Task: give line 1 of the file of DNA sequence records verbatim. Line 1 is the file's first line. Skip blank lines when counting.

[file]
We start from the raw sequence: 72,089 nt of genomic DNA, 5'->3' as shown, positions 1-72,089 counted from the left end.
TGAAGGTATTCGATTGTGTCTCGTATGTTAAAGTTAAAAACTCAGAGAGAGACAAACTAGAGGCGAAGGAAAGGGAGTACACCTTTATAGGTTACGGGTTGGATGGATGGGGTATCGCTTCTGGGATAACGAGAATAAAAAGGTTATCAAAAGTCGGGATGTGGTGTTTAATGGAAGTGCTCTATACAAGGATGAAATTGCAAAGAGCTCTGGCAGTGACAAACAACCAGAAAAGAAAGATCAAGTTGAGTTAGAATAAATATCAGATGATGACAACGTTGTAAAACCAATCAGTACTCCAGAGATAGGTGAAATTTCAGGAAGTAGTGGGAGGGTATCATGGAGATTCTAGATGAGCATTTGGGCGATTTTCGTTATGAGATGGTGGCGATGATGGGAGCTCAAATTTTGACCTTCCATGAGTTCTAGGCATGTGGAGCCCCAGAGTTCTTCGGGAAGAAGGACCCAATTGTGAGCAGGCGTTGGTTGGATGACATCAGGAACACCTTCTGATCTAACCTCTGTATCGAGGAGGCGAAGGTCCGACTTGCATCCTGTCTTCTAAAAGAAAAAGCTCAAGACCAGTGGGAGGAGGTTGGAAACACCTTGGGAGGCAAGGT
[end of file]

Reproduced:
We start from the raw sequence: 72,089 nt of genomic DNA, 5'->3' as shown, positions 1-72,089 counted from the left end.